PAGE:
Marriott In-flite Services, a Division of Marriottcorporation, Appellant, v. Local 504, Air Transport Division, Transport Workers Ofamerica, Afl-cio, Appellee, 557 F.2d 295 (2d Cir. 1977)Annotate this Case
Ivan H. Rich, Jr., Washington, D. C., for appellant.
Andrew J. Wallace, Hicksville, N. Y. (Wallace & O'Haire, Hicksville, N. Y., of counsel), for appellee.
Before ANDERSON and MESKILL, Circuit Judges, and MARKEY, Chief Judge, U. S. Court of Customs and Patent Appeals.*
MESKILL, Circuit Judge:
This case provides a graphic reminder of Mr. Justice Frankfurter's admonition that the process of statutory construction cannot be reduced to "(t)he precision of a syllogism."1
The case was begun in the Eastern District of New York by an employer seeking damages against a union for alleged unfair labor practices, as provided for in § 303(b) of the National Labor Relations Act ("NLRA"), 29 U.S.C. § 187(b). The sole question presented on this appeal is whether a union organized under the Railway Labor Act ("RLA"), 45 U.S.C. §§ 151 et seq., is a "labor organization" subject to the secondary boycott provisions of NLRA § 8(b) (4), 29 U.S.C. § 158(b) (4). A literal reading of the cross references of the NLRA suggests that it is not, although the legislative history is clearly to the contrary. The district court held that the statute was clear on its face, and dismissed the complaint. 418 F. Supp. 609 (E.D.N.Y. 1976). We reverse.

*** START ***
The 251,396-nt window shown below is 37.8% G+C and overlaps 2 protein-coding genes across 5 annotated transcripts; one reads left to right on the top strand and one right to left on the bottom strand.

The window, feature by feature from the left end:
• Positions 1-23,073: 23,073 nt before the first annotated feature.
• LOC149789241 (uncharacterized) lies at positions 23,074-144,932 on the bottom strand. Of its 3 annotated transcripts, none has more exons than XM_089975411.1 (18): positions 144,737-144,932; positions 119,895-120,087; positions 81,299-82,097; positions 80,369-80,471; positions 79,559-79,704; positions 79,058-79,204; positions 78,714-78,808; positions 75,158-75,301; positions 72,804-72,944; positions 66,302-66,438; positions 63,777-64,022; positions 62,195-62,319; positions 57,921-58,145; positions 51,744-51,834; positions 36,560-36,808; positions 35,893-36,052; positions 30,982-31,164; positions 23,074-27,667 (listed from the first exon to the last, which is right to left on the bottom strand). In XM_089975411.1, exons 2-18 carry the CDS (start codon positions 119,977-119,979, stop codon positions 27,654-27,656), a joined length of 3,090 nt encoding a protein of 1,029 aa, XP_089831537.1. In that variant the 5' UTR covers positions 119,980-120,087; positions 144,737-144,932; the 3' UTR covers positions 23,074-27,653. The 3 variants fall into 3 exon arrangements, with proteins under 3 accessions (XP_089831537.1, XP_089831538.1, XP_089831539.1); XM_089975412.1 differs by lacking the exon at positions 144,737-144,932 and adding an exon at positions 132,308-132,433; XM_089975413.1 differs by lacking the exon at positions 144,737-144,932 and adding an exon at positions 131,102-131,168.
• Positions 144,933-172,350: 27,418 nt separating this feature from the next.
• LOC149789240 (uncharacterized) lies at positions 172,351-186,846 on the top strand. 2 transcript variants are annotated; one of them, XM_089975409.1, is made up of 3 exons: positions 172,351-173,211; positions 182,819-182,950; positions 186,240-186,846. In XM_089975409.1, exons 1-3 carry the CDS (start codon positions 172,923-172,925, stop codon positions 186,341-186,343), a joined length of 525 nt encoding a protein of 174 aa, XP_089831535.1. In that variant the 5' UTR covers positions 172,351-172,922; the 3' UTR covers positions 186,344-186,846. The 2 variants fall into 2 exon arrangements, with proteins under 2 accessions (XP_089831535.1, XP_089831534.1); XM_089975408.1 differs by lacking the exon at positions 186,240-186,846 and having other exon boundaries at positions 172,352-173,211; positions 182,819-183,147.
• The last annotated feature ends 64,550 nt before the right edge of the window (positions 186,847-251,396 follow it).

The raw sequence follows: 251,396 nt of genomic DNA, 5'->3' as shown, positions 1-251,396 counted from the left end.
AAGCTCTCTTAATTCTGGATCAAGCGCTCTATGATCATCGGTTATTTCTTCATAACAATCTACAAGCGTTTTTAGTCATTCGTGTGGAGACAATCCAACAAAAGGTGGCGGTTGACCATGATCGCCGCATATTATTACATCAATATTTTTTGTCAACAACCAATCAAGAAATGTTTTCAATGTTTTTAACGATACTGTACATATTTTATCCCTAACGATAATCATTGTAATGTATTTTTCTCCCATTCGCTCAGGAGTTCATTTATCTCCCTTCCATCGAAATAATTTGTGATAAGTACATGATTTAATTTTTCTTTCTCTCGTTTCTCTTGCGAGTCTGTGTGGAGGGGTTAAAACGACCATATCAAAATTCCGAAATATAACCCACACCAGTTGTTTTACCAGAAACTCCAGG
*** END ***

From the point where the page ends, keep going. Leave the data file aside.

This case has its origins in a labor dispute between KLM Royal Dutch Airlines ("KLM") and its employees who are represented by Local 504 of the Transport Workers of America ("Local 504"). The labor relations of KLM and Local 504 were, and are, governed by the RLA.2 Prior to 1972, KLM prepared meals for its flights at its commissary at Kennedy Airport. During contract negotiations that year, KLM announced its intention to close the commissary and hire an independent contractor to prepare its meals. The bargaining reached an impasse, and Local 504 began a strike on October 27, 1972.
The National Mediation Board invoked the six-month "cooling off" period of the RLA, but the parties were unable to resolve their dispute. When the period ended in June, 1973, KLM dismissed all the commissary employees, and the strike resumed.
The sub-contractor chosen by KLM was Marriott In-Flite Services ("Marriott"). In addition to supplying meals for KLM flights, Marriott took over the KLM commissary.3 The striking employees picketed there, allegedly preventing its use. Marriott then began this lawsuit in the Eastern District of New York, contending that Local 504's actions constituted illegal secondary picketing.
Before 1959, the NLRA did not ban secondary boycotts by RLA unions. The predecessor of § 8(b) (4) (B) then read:
(b) It shall be an unfair labor practice for a labor organization or its agents